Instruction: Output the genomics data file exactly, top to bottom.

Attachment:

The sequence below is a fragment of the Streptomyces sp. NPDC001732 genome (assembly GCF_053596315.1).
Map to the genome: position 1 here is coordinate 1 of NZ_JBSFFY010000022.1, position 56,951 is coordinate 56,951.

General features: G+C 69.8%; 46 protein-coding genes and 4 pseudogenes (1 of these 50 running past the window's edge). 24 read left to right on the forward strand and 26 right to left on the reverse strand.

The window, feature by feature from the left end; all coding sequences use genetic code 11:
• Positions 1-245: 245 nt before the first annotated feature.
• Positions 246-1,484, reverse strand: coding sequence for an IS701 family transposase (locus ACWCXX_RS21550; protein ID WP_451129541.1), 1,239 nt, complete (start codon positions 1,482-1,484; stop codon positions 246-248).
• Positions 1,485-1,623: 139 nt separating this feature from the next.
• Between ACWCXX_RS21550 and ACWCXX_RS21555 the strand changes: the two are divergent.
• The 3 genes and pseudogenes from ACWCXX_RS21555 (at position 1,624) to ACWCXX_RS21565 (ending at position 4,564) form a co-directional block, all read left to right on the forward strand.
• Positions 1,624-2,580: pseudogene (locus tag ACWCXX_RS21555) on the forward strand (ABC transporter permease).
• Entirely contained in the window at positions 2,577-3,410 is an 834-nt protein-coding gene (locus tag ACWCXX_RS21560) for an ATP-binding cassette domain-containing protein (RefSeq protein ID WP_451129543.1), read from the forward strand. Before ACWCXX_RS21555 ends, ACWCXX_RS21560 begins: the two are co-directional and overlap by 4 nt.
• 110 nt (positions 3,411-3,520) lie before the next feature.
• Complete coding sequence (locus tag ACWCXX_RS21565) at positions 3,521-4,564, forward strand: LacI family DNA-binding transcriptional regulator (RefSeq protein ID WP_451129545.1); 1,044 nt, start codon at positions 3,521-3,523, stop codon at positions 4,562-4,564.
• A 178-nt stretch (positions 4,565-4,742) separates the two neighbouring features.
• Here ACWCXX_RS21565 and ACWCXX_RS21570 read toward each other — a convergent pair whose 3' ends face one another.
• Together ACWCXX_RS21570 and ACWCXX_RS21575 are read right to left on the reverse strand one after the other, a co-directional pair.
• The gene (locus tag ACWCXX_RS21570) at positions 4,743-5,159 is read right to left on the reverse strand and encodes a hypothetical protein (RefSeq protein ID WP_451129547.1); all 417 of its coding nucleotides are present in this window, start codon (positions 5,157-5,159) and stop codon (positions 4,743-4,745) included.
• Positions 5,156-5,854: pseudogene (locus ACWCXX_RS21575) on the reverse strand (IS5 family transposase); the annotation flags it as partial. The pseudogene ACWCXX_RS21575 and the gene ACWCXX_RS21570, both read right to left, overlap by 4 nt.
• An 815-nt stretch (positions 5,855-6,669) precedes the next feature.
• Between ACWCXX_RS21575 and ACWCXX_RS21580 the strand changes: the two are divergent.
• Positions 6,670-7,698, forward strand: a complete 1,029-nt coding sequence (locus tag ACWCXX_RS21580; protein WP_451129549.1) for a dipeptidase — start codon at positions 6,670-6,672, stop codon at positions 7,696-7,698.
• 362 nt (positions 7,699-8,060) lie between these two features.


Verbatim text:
The sequence below is a fragment of the Streptomyces sp. NPDC001732 genome (assembly GCF_053596315.1).
Map to the genome: position 1 here is coordinate 1 of NZ_JBSFFY010000022.1, position 56,951 is coordinate 56,951.

General features: G+C 69.8%; 46 protein-coding genes and 4 pseudogenes (1 of these 50 running past the window's edge). 24 read left to right on the forward strand and 26 right to left on the reverse strand.

The window, feature by feature from the left end; all coding sequences use genetic code 11:
• Positions 1-245: 245 nt before the first annotated feature.
• Positions 246-1,484, reverse strand: coding sequence for an IS701 family transposase (locus ACWCXX_RS21550; protein ID WP_451129541.1), 1,239 nt, complete (start codon positions 1,482-1,484; stop codon positions 246-248).
• Positions 1,485-1,623: 139 nt separating this feature from the next.
• Between ACWCXX_RS21550 and ACWCXX_RS21555 the strand changes: the two are divergent.
• The 3 genes and pseudogenes from ACWCXX_RS21555 (at position 1,624) to ACWCXX_RS21565 (ending at position 4,564) form a co-directional block, all read left to right on the forward strand.
• Positions 1,624-2,580: pseudogene (locus tag ACWCXX_RS21555) on the forward strand (ABC transporter permease).
• Entirely contained in the window at positions 2,577-3,410 is an 834-nt protein-coding gene (locus tag ACWCXX_RS21560) for an ATP-binding cassette domain-containing protein (RefSeq protein ID WP_451129543.1), read from the forward strand. Before ACWCXX_RS21555 ends, ACWCXX_RS21560 begins: the two are co-directional and overlap by 4 nt.
• 110 nt (positions 3,411-3,520) lie before the next feature.
• Complete coding sequence (locus tag ACWCXX_RS21565) at positions 3,521-4,564, forward strand: LacI family DNA-binding transcriptional regulator (RefSeq protein ID WP_451129545.1); 1,044 nt, start codon at positions 3,521-3,523, stop codon at positions 4,562-4,564.
• A 178-nt stretch (positions 4,565-4,742) separates the two neighbouring features.
• Here ACWCXX_RS21565 and ACWCXX_RS21570 read toward each other — a convergent pair whose 3' ends face one another.
• Together ACWCXX_RS21570 and ACWCXX_RS21575 are read right to left on the reverse strand one after the other, a co-directional pair.
• The gene (locus tag ACWCXX_RS21570) at positions 4,743-5,159 is read right to left on the reverse strand and encodes a hypothetical protein (RefSeq protein ID WP_451129547.1); all 417 of its coding nucleotides are present in this window, start codon (positions 5,157-5,159) and stop codon (positions 4,743-4,745) included.
• Positions 5,156-5,854: pseudogene (locus ACWCXX_RS21575) on the reverse strand (IS5 family transposase); the annotation flags it as partial. The pseudogene ACWCXX_RS21575 and the gene ACWCXX_RS21570, both read right to left, overlap by 4 nt.
• An 815-nt stretch (positions 5,855-6,669) precedes the next feature.
• Between ACWCXX_RS21575 and ACWCXX_RS21580 the strand changes: the two are divergent.
• Positions 6,670-7,698, forward strand: a complete 1,029-nt coding sequence (locus tag ACWCXX_RS21580; protein WP_451129549.1) for a dipeptidase — start codon at positions 6,670-6,672, stop codon at positions 7,696-7,698.
• 362 nt (positions 7,699-8,060) lie between these two features.